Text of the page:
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cfogelberg
April 11th, 2009, 07:20 PM
[aka "Why doesn't root read /root/.themes for its theme??]

Hello all,

I've been configuring the Jaunty beta on my Dell XPS M1330, and I've been trying to get windows that have root privileges (e.g. "gksudo gedit ..." to have a different theme.

I haven't been successful so far. There's quite a lot of material already on the internet, but it seems to be dated and does not work with GDM 2.20.10 (what I currently have installed).

This and related material includes:
* http://lifehacker.com/software/linux-tip/re+theme-your-sudo-applications-263153.php#viewcomments
* http://www.linuxquestions.org/questions/ubuntu-63/where-does-ubuntu-store-user-set-theme-555478/

Potentially incredibly useful, and linked to by the second link, above:
* http://developer.gnome.org/doc/whitepapers/SystemConfig/index.html
Unfortunately the Theme Configuration page hasn't been written yet :( :( :(

Now things take an exploratory turn. I've discovered that custom themes are saved to ~/.themes. So:
* I created a modified theme "Human-RootForRed" with a red window background (#ff332f) using gnome-appearance-properties (#ff332f).
* This appeared in ~/.themes. I also copied it to /root/.themes.
* I edited the file in ~/.theme so that it's window background was #efebe6 (one bit different from Human, #efebe7).

Unfortunately, when I do gksudo gedit I don't get the bright red background I see when the theme folder that is now in /root/.themes. Instead I see the Human-like tone #efebe6, and I guess it's being read from ~/.themes. Huh? It seems like root isn't reading its theme information from /root/.themes?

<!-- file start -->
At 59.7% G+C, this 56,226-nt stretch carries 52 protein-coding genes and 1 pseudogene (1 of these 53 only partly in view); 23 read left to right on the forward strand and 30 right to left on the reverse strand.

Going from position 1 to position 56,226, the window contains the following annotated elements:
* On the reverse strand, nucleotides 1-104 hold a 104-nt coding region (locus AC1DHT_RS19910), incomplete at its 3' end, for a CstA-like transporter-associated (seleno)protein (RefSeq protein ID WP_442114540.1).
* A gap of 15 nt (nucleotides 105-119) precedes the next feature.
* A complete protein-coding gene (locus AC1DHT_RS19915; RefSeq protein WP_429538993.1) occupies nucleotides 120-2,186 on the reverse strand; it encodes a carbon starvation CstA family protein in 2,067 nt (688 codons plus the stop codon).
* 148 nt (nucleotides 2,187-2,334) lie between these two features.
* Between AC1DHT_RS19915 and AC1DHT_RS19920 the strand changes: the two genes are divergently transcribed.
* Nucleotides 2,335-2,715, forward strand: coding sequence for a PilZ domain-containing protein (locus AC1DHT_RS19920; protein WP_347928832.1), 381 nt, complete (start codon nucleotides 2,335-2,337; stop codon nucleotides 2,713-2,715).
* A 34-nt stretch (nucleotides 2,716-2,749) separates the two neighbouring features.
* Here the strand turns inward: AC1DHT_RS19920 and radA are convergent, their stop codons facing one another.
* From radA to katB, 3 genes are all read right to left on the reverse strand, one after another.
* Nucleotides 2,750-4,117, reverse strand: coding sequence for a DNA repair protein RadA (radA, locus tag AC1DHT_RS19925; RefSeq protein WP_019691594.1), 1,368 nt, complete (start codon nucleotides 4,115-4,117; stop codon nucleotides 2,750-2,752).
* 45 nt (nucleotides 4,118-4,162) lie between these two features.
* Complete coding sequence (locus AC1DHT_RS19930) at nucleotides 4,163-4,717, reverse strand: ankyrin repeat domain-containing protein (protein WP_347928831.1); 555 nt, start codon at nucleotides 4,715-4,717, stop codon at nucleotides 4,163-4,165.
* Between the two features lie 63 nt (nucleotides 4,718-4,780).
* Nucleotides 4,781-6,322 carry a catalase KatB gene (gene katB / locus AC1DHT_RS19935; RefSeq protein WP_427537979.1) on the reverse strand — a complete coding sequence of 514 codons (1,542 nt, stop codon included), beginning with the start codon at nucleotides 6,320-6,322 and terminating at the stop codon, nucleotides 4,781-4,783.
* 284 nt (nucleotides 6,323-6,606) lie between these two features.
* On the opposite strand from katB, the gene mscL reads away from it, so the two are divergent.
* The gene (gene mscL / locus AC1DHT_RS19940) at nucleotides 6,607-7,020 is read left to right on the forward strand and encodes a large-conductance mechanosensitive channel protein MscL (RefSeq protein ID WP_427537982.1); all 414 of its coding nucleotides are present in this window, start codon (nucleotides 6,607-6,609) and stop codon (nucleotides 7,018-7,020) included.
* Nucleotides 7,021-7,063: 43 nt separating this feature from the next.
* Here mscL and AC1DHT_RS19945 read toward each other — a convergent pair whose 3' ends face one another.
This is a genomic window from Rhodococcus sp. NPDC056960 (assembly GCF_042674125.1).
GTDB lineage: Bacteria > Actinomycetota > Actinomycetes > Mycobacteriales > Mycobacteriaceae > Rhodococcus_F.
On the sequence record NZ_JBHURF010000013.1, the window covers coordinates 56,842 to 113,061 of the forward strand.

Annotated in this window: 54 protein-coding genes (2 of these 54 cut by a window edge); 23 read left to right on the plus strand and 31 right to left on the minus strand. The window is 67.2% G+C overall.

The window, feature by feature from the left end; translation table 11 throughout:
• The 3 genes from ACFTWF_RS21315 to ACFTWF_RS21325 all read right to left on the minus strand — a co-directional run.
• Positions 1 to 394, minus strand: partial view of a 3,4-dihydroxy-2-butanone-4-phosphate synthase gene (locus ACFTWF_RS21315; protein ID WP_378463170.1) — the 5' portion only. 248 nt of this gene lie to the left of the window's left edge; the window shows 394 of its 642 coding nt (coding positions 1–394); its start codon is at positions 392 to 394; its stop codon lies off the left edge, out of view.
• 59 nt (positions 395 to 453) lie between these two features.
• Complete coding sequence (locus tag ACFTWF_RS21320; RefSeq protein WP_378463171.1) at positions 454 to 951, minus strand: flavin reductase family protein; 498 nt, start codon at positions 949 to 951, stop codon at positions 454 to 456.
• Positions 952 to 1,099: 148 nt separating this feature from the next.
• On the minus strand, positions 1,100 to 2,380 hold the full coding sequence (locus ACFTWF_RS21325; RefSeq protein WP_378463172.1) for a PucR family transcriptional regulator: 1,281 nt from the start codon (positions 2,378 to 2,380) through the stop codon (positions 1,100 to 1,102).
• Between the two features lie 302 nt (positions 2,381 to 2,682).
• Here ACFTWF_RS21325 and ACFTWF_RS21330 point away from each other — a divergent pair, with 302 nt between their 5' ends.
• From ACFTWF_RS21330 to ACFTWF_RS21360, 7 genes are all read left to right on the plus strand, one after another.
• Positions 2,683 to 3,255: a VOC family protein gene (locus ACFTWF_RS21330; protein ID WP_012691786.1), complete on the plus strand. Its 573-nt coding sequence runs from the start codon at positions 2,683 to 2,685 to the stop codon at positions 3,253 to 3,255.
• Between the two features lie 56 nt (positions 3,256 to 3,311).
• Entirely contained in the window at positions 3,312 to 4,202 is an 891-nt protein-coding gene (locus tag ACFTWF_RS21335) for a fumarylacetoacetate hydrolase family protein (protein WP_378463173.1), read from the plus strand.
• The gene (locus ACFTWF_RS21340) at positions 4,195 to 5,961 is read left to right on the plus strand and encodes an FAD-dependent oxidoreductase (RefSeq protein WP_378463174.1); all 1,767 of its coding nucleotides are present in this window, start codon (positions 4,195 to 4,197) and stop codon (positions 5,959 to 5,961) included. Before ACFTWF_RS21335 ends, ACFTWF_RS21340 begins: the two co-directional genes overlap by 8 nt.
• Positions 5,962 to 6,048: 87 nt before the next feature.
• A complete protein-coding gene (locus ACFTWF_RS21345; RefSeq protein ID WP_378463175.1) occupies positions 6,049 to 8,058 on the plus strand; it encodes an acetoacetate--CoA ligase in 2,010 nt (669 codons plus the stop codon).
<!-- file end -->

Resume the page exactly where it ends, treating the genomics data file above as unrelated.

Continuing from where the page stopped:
If anyone knows what's going on or has any ideas please let me know! I'm keen to crack this one and feel like I'm getting close...

Thanks,
Christo

djbushido
April 11th, 2009, 07:50 PM
Root doesn't have a .themes because you don't run gdm, X, or anything else as root. You would have to make a root account, possible only in another distro. Look up Ubuntu's su philosophy for a more detailed account, but as far as I know, this isn't possible. Could be wrong, but I doubt it.
Also, root probably is reading ~/.themes because that's where X/GDM/GNOME is pointing to because there is no "root" user.
If you absolutely have to have this, try out Debian.

cfogelberg
April 11th, 2009, 09:36 PM
Hello,

Yes, I may have been led astray because root already had a .themes directory before I did anything. Unfortunately the output of "sudo env" makes me thing you're right:


[2129][christo@christo-lt2 ~/bin]
$ sudo env
[sudo] password for christo:
TERM=xterm
PATH=/usr/local/sbin:/usr/local/bin:/usr/sbin:/usr/bin:/sbin:/bin:/usr/X11R6/bin